Interview: No Hot Ashes

No Hot Ashes are continuing their UK tour in Leeds’ Oporto; we caught up with them in the city with “shit one way systems” to talk about pointy shoe wearers, the new album, and Eamon’s dead cat.

How did the Extra Terrestrial concept come about?
“It wasn’t originally called Extra Terrestrial, was it? It was originally called ET Chi-Chi, referencing –  right you know Drake’s got Kiki? Do you love me, are ya – that one. I’ve got a cat called Chi-Chi, or I had a cat called Chi-Chi, so it was going to be called ET Chi-Chi. That was literally the concept. I was like how do I write a song about my dead cat. And then I didn’t really write a song about my dead cat; I wrote a song about my failing relationship instead.”  

“Our space theme originally came from Cool Cat didn’t it, like ‘hardship starship‘ …”

“I think generally we wanted to keep the theme of the album quite spacey. A lot of people think that with the space thing we’re into Star Wars and stuff but it wasn’t that, it’s more like a metaphor – like, getting out of the bubble, of Stockport, the daily grind. Stockport life, Northern life. It was more about that – getting out of this rut that we’re in.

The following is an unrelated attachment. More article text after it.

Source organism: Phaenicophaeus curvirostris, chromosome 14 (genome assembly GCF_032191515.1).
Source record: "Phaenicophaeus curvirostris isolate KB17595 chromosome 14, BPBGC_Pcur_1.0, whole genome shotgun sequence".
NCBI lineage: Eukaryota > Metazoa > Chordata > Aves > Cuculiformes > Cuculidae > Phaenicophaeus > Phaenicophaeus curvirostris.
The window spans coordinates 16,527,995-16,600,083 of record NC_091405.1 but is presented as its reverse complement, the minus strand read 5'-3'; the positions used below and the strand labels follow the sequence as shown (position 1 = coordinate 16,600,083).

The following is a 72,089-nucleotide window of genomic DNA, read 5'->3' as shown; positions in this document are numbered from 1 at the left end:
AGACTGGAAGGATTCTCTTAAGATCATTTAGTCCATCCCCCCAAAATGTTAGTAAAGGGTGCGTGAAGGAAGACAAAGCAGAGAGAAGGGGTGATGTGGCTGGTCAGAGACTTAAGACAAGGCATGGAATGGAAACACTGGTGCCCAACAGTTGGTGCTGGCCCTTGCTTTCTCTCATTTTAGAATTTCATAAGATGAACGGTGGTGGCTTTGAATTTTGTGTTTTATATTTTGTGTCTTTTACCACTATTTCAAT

Which was the most difficult song to finish?
“CAR.”

“Yeah, CAR, definitely. It’s probably the song we hung onto the longest – usually if we can’t write a song we give up on it, but that song was so hooky that we decided we just had to write it.”

“We left it for a month or two, didn’t we, and then came back to it. We moved it to every position on the fretboard – every single note, we went through every key, and none of it worked.”

“Once we got it right it was just so fun to play; that’s why we kept it for so long because we just couldn’t let it go. Just kept crawling back, didn’t it.”

Do you ever feel like you’re struggling to top your old music or do you prefer your new material?
“We all prefer the new stuff. I think there’s elements of that old stuff that I really enjoy still, and I miss being as funky in a way; I miss that element on stage, but I also just think these songs are much better. I’ve never been proud of any of the old tunes, and I am actually proud of at least five songs on the album.”

How much do you care about your image as a band?
“We’ve never really tried to give too much of a shit, have we. I think that’s something that we saw a lot of bands get bogged down by, and there’s a lot of bands that we’ve come up with that have never really done anything; all they’ve cared about is leather jackets and pointy shoes, all of that sort of shit. And it’s like, factually that’s not going to get you anywhere, you should just be a good band first.”

“We know a lot of  pointy-shoe no-sock wearers –“

“If you come to our gig with pointy shoes and no socks you’re not allowed in. If you’d be very popular in one certain bar in Manchester you’re not allowed in – you’ll know. Not mentioning any names but you know. You look alright in there but you look like a twat anywhere else.”

“So yeah, we’ve never really given a shit. We’ve just cared about the music, like a band should.”